So a couple of weeks ago, the publicist for Rabbi Sherre Hirsch’s first book, We Plan, God Laughs, invited me to email in questions for the rabbi.
Five days later, the publicist emails me to say that the rabbi will not be doing any more interviews because of family stuff.
I was able to derive a sublime spiritual lesson from the experience, more profound than any I read in Rabbi Hirsch’s book on Shabbos.
So here are my questions that the rabbi won’t be answering:
For Rabbi Hirsch. Please only answer the questions you find interesting.
* So why did you leave Temple Sinai? Do you prefer what you are doing now, being a media superstar et al?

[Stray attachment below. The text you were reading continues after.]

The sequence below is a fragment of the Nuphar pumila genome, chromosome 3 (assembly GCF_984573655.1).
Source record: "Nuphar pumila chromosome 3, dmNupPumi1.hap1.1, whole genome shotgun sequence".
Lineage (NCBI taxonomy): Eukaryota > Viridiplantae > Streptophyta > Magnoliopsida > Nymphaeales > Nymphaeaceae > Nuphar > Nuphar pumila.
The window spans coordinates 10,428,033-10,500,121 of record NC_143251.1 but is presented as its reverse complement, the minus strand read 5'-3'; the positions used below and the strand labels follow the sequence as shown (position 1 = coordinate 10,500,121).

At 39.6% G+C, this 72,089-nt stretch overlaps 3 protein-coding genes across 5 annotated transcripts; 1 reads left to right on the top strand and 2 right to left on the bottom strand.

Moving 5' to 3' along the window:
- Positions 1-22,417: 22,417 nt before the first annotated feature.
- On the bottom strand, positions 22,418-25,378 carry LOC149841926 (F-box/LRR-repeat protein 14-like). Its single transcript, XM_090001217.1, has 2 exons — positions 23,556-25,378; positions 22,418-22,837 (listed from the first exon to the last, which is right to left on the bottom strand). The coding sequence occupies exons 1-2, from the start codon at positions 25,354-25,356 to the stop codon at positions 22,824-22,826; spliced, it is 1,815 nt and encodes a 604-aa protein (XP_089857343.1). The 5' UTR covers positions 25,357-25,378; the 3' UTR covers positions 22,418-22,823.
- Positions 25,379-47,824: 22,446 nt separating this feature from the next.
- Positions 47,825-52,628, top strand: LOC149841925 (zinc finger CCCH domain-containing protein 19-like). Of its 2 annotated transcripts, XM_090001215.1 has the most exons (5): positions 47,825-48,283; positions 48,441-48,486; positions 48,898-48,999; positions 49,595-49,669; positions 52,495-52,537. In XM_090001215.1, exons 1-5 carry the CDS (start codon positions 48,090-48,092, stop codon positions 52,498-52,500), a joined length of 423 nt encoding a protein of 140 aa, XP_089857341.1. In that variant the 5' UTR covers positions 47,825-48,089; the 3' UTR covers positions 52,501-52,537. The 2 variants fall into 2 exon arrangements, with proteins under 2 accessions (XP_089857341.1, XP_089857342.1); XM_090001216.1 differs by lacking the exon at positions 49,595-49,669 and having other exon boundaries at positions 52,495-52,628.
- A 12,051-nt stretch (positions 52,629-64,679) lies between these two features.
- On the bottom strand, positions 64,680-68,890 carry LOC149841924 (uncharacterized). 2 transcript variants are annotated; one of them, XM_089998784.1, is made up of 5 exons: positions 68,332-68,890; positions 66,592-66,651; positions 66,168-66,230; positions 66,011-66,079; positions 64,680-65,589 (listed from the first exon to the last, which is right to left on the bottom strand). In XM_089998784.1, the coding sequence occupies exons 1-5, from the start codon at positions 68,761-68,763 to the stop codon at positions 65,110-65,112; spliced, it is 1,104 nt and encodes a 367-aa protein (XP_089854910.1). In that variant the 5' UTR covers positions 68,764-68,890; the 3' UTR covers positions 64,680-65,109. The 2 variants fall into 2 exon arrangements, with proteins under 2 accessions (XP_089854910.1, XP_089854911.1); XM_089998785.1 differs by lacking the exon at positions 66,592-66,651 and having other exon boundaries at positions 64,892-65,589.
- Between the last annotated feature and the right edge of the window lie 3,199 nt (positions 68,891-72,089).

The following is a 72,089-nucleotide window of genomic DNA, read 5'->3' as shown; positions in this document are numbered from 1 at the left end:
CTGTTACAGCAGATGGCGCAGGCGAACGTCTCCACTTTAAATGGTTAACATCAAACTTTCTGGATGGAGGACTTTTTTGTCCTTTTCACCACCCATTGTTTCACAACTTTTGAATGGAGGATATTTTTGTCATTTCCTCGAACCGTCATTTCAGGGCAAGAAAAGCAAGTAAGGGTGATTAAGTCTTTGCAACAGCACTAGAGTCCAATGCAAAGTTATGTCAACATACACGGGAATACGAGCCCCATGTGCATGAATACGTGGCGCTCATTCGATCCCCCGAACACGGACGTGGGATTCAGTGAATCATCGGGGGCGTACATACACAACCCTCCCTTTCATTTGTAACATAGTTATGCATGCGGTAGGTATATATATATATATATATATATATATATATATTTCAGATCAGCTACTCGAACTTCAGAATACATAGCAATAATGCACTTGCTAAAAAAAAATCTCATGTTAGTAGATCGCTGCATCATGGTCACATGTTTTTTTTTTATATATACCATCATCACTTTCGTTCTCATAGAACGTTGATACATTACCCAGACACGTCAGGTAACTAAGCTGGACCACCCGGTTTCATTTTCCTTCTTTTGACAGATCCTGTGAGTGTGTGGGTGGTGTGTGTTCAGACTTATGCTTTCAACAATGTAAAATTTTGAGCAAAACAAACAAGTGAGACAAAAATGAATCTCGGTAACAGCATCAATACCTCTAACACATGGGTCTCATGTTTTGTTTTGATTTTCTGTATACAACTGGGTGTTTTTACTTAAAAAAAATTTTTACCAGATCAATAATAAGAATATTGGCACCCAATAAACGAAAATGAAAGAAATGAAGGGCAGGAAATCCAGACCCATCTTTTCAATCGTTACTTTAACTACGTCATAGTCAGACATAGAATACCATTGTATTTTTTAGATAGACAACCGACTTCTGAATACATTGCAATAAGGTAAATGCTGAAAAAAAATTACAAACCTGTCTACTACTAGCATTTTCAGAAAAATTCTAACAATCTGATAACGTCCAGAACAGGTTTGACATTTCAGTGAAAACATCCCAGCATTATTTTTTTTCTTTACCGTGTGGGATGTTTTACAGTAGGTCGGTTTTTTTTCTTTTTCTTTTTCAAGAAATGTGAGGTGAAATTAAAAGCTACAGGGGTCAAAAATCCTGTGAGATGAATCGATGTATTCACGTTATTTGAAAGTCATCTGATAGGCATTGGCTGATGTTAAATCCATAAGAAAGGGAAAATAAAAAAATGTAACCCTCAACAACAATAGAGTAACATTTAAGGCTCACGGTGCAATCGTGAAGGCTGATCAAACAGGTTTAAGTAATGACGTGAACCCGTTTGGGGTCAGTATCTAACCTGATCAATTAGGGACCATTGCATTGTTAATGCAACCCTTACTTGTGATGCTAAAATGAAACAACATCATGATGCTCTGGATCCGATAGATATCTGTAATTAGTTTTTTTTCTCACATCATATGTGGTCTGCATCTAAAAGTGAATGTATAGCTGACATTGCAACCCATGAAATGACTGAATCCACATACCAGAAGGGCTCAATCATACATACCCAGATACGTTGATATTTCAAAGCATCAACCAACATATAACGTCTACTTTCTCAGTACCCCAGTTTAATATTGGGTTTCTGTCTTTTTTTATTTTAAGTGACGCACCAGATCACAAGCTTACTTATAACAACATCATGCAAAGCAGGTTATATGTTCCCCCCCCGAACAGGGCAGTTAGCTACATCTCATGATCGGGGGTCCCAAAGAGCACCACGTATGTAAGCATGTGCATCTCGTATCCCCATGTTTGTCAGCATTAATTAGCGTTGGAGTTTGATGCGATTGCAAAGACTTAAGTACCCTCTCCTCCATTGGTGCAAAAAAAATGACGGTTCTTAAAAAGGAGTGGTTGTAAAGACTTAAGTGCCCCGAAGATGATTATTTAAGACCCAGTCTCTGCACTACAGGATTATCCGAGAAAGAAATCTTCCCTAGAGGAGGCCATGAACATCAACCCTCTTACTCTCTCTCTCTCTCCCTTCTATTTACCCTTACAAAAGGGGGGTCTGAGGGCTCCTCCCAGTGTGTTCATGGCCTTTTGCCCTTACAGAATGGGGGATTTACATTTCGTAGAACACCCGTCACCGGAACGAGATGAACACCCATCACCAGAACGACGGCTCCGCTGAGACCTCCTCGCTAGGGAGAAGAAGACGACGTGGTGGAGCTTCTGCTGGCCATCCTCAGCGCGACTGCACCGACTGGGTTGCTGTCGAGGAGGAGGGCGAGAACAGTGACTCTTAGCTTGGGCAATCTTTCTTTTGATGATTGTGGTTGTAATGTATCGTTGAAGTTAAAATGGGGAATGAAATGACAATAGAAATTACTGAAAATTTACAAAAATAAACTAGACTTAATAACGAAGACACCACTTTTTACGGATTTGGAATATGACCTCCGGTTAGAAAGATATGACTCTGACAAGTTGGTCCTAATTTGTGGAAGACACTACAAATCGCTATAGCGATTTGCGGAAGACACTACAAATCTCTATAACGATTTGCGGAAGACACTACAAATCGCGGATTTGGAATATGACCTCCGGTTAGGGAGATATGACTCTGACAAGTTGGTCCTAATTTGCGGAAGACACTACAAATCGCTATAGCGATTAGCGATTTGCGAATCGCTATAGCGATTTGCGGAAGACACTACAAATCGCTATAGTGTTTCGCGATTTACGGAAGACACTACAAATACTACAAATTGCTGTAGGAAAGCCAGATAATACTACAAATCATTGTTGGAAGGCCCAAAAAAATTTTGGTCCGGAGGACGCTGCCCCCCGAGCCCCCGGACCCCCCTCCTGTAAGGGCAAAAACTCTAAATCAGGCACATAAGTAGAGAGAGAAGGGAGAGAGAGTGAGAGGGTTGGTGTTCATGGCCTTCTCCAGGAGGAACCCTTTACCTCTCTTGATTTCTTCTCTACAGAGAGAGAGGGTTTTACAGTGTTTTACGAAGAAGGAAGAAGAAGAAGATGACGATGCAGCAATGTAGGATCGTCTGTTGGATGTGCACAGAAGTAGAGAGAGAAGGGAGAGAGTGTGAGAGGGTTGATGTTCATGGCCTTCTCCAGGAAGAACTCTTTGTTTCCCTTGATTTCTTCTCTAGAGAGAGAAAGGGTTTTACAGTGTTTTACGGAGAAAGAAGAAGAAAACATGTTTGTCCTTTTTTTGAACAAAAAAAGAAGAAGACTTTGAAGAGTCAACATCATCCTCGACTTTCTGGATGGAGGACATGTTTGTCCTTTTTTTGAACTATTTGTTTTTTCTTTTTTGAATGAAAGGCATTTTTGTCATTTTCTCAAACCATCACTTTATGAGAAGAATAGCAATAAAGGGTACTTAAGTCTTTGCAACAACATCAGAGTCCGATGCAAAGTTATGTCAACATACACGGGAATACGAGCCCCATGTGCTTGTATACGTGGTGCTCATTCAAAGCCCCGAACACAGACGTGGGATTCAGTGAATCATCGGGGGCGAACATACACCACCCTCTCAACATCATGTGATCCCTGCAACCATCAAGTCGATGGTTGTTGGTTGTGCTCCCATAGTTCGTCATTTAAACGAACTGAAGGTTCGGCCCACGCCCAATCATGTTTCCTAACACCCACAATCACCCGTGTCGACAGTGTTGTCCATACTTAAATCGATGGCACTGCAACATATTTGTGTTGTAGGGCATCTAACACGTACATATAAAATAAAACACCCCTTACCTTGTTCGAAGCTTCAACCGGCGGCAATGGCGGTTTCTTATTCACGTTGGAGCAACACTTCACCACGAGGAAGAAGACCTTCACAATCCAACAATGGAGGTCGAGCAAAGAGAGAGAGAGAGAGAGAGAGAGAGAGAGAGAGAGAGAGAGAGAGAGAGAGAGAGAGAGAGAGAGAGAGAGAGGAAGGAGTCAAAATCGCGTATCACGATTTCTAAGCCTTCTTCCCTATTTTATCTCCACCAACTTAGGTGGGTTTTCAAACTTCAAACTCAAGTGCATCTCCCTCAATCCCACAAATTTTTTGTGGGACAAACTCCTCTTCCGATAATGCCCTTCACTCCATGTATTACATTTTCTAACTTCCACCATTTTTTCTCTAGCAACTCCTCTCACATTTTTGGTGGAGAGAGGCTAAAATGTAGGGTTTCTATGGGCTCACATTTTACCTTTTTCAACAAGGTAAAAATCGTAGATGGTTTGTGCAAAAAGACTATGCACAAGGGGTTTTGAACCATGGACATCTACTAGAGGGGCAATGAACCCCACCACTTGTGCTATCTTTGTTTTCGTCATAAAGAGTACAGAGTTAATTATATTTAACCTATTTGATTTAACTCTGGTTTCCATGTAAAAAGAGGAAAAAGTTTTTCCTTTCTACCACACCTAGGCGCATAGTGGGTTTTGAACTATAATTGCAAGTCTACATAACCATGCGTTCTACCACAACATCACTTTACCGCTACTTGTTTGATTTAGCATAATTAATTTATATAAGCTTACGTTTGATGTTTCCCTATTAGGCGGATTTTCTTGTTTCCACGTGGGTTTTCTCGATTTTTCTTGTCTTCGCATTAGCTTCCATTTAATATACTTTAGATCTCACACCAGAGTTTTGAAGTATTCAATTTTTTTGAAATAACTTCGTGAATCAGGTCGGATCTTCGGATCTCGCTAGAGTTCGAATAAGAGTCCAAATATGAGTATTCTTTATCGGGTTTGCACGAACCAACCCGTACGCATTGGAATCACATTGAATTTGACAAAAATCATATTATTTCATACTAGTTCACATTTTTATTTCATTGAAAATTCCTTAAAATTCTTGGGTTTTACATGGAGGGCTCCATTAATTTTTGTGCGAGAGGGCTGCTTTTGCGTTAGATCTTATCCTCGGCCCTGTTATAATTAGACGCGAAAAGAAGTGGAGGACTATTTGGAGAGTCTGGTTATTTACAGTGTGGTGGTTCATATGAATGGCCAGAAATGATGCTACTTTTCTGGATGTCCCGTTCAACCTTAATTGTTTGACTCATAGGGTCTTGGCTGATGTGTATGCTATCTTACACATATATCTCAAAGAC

* How has being a wife and mother affected your work as a rabbi, counselor and writer?
* What inspires you and what depresses you about the state of Conservative Judaism today?
* If you could change one or two things about Conservative Judaism, what would you change? Why aren’t you Orthodox? Do you get religiously lonely as a Conservative rabbi (as there aren’t many observant Conservative laity)?
* I suspect that you’re not able to help everyone you counsel etc… How do you deal with that?
* How do you reconcile your desire to be compassionate with your religion’s stringent standards? Do you tell people, ‘You can’t do that. It’s a sin."
* Do you believe in and talk about sin and divine punishment for sins?
* Do you think there’s life after death?
* What are the advantages and disadvantages of having women in the rabbinate?
* What have you learned about the news media from your first-hand experiences?
* How has your interfaith work affected your Judaism? Is it easier or more difficult to spiritually counsel Gentiles? How do you counsel someone who believes Jesus is G-d?